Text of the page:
This quantum number defines the shape of the electron cloud (orbital). The value of l is from 0 to n–1.



3. Magnetic quantum number, ml

This quantum number describes the orientation of the orbital (electron cloud) in space. 
The allowed values range from l, l-1, …, 0,… –





1. Shell number “n: will have n subshells.  Relationship between n and l.
Shell, n Subshell, l  Subshell designation
1 0 1s
2 0
2. Relationship between l and ml: each subshell contains (2l + 1) orbitals.
Subshell, l Orbital, ml  
0 0 (1)
0 1
2 2
3. Total number of electrons in shell number is “n2”.
n l ml (= n2) electrons (= 2n2)
1 0 (s) 0 one 2
2 0 (s)
1 (p)
0 one
1, 0, 1 three

6.6  Representation of orbitals

The “s” orbitals

These are the lowest energy orbitals in any shell.  They are spherical.

The “p” orbitals

The electron density in these orbitals is concentrated into two regions on either side of the nucleus, giving a “two lobed” dumbbells.


The “d” orbitalsThese orbitals look like “4-leaf clovers”

Problem 41. a) For n = 4, what are the possible values of l?

b) For l = 2, what are the possible values of ml?

Problem 43. Give the numerical values of n and l corresponding to each of the following designations:



















Problem 45. Which of the following represent impossible combinations of n and l. Explain why.














Problem 47. Sketch the shape and orientation of the following types of orbitals:

a)  s                                             b)  pz                                            c)  dxy.


6.7   Many-electron atoms

In atoms where there are more than one electron, there exists the repulsion between the electrons. This causes a split in the sublevels, s becomes the lowest energy, p is next, d is next, and f is the last (so far). However, the different orbitals of the same sublevel (p, d, or f) possess the same energy and thus called “degenerate” orbitals.

Electron spin and Pauli Exclusion Principle

In a many-electron system scientists found a pair of lines for every line spectrum. This generated the discovery of “electron spin” – an electron behaves like a tiny sphere spinning on its own axis. During the spinning they generate tiny electromagnetic fields. The two electrons in any orbital must spin the opposite direction, so they do not repel each other. From here came the term “spin magnetic quantum number, ms. The two possible values of ms in any orbital are +½ and –½, indicating the opposed spins.

Pauli exclusion principle states that “no two electrons in an atom can have the same set of four quantum numbers, n, l, ml, and ms”. An orbital can hold only two electrons, and they must have opposite spins.

6.8  Electron configurations

Arrangements of electrons in an atom in the increasing order of energy.

  • n1 < n2 < n3 . . .         1s < 2s < 3s . . .

  • 2p < 3p < 4p . . .        3d < 4d < 5d . . .

But it is not like: 1s2s2p3s3p3d4s4p4d4f . . . .

Rather it is: 1s2s2p3s3p4s3d4p5s4d5p6s4f5d6p7s . . . .

The afbau principle – gives you the right order of the orbitals with few exceptions.











































In writing electron configurations note the following.
No more than 2 electrons per orbital.

s sublevel   1 orbital   1 x 2 = 2 e max.
p sublevel  3 orbital   3 x 2 = 6 e max.
d sublevel   5 orbital   5 x 2 = 10 e max.
f sublevel  7 orbital   7 x 2 = 14 e max.

Electron configuration describes the first three quantum numbers.

n by number
l by letter
superscripts for number of electrons in the sublevel

Hund’s rule

Hand’s rule states that “for degenerate orbitals, the lowest energy is attained when the number of electrons with same spin is maximized”. This means that you have to place one electron in each degenerate orbital before doubling (opposed spin) up. This is an extra info that is not provided by electron configuration.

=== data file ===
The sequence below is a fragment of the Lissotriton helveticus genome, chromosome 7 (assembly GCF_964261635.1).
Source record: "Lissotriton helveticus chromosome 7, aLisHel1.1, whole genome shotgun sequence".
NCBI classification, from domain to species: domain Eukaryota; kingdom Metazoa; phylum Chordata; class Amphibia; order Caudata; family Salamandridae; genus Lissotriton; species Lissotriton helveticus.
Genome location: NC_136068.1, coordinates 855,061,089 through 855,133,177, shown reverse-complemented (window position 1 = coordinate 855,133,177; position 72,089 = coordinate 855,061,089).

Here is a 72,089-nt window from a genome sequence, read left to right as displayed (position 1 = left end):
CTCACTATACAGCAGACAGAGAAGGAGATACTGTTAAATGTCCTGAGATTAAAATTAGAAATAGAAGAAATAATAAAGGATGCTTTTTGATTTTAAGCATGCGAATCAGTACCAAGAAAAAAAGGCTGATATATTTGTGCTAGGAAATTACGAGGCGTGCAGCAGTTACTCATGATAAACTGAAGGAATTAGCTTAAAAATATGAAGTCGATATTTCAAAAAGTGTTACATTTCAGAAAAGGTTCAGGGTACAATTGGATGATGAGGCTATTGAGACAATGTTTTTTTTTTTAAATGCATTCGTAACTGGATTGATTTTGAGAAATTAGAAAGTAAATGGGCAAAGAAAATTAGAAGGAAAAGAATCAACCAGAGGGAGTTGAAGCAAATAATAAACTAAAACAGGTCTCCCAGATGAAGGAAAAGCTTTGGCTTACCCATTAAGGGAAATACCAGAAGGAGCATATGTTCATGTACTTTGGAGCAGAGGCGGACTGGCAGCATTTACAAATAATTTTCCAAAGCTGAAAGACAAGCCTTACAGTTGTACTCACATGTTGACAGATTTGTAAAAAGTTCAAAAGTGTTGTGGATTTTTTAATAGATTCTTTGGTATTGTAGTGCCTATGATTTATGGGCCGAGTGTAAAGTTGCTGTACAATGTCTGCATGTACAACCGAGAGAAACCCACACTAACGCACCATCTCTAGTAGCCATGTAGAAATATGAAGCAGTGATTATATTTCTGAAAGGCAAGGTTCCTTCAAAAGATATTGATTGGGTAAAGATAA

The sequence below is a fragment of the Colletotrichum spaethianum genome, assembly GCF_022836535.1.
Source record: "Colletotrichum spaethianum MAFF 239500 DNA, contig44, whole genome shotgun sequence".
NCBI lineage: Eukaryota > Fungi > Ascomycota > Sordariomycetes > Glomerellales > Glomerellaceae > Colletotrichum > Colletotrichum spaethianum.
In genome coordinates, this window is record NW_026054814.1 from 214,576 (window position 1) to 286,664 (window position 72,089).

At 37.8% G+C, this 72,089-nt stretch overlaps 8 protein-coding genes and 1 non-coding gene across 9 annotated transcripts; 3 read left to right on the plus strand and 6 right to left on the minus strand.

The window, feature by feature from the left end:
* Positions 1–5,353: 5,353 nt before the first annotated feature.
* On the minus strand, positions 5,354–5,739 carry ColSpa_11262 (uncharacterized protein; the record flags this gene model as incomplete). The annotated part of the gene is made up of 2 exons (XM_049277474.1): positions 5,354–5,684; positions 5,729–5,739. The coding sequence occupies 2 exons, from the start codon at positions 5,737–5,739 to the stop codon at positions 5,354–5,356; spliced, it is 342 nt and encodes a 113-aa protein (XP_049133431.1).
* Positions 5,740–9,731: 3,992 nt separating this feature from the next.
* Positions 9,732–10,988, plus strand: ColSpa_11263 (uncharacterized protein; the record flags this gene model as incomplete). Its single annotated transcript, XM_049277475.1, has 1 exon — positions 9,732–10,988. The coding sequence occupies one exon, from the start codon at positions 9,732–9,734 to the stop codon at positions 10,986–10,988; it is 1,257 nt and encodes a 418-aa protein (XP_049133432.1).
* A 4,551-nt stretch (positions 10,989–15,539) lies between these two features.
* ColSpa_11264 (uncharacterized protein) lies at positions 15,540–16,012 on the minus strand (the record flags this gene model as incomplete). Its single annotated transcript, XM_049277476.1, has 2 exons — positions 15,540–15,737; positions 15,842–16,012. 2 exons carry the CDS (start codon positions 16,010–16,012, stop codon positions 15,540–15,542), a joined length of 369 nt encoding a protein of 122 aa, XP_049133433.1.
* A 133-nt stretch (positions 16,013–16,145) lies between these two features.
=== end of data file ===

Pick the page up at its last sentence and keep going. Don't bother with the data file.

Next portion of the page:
C (6e):   1s22s22p2       ↑↓     ↑↓     _   _  ___
                                         1s     2s            2p

Condensed (abbreviated) electron configurations:
In this form of electron configuration the number of electrons of the nearest noble gas of lower atomic number is represented by its chemical symbol in brackets.

Li (3e):  [He]2s1
Mg (12e):  [Ne]3s2

The inner shell electrons in the bracket are core electrons. The electrons after the noble gas are outer-shell electrons, or valence electrons, which participate in chemical reactions.


Transition metals

These elements have “d” electrons as their outermost electrons or valence electrons.

Mn (25e):  [Ar]4s23d5            or   [Ar]   ↑↓     _   _   _   _   _

Ni (28e):  [Ar]4s23d8              or   [Ar]   ↑↓     ↑↓   ↑↓  ↑↓   _   _
                                                                      4s                    3d


Lanthanides and actinides

Lanthanides have 4f electron as valence electrons (element 57 – 70). These are known as rare earth elements.

            La (57e):  [Xe]6s25d1         Ce:  [Xe]6s25d14f1        Pr:  [Xe]6s24f3

Actinides have 5f electrons as valence electrons following actinium.




6.9  Electron configurations and the periodic table

 Anomalous electron configurations – do not follow the afbau arrangement

Examples:       Cr (25e): [Ar]4s23d5 rather than [Ar]4s23d4
                         Cu (29e): [Ar]4s13d10 rather than [Ar]4s23d9

These anomalous behaviors are due to the closeness of the 3d and 4s orbital energies. It frequently occurs when there are enough electrons to lead to precisely half-filled sets of degenerate orbitals (as in Cr) or to a completely filled d subshell (as in Cu). There are few similar cases in the f-block elements. These are minor departures from the expectation, but are not of great chemical significance.


Problem 55. What is the maximum number of electrons that can occupy each of the following subshells?

a) 3d                                   b) 4s                                  c) 2p                                 d) 5f?

Problem 59. Write the condensed electron configurations for the following atoms, using the appropriate noble-gas core abbreviations.

a) Cs                                                                            b) Ni

c) Se                                                                            d) Cd

e) Ac                                                                           f) Pb.

Problem 61. Draw the orbital diagrams for the valence electrons of each of the following elements, and indicate how many unpaired electrons each has.

a) S

b) Sr

c) Fe

d) Zr

e) Sb

Problem 63. Identify the specific element that corresponds to each of the following electron configurations.

a)  1s22s22p63s2

b)  [Ne]3s23p1

c)  [Ar]4s13d5

d)  [Kr]5s24d105p4

Problem 65. Describe what is wrong with the following electron configurations for atoms in their ground states?

a) 1s22s23s1

b) [Ne]2s22p3

c) [Ne]3s23d5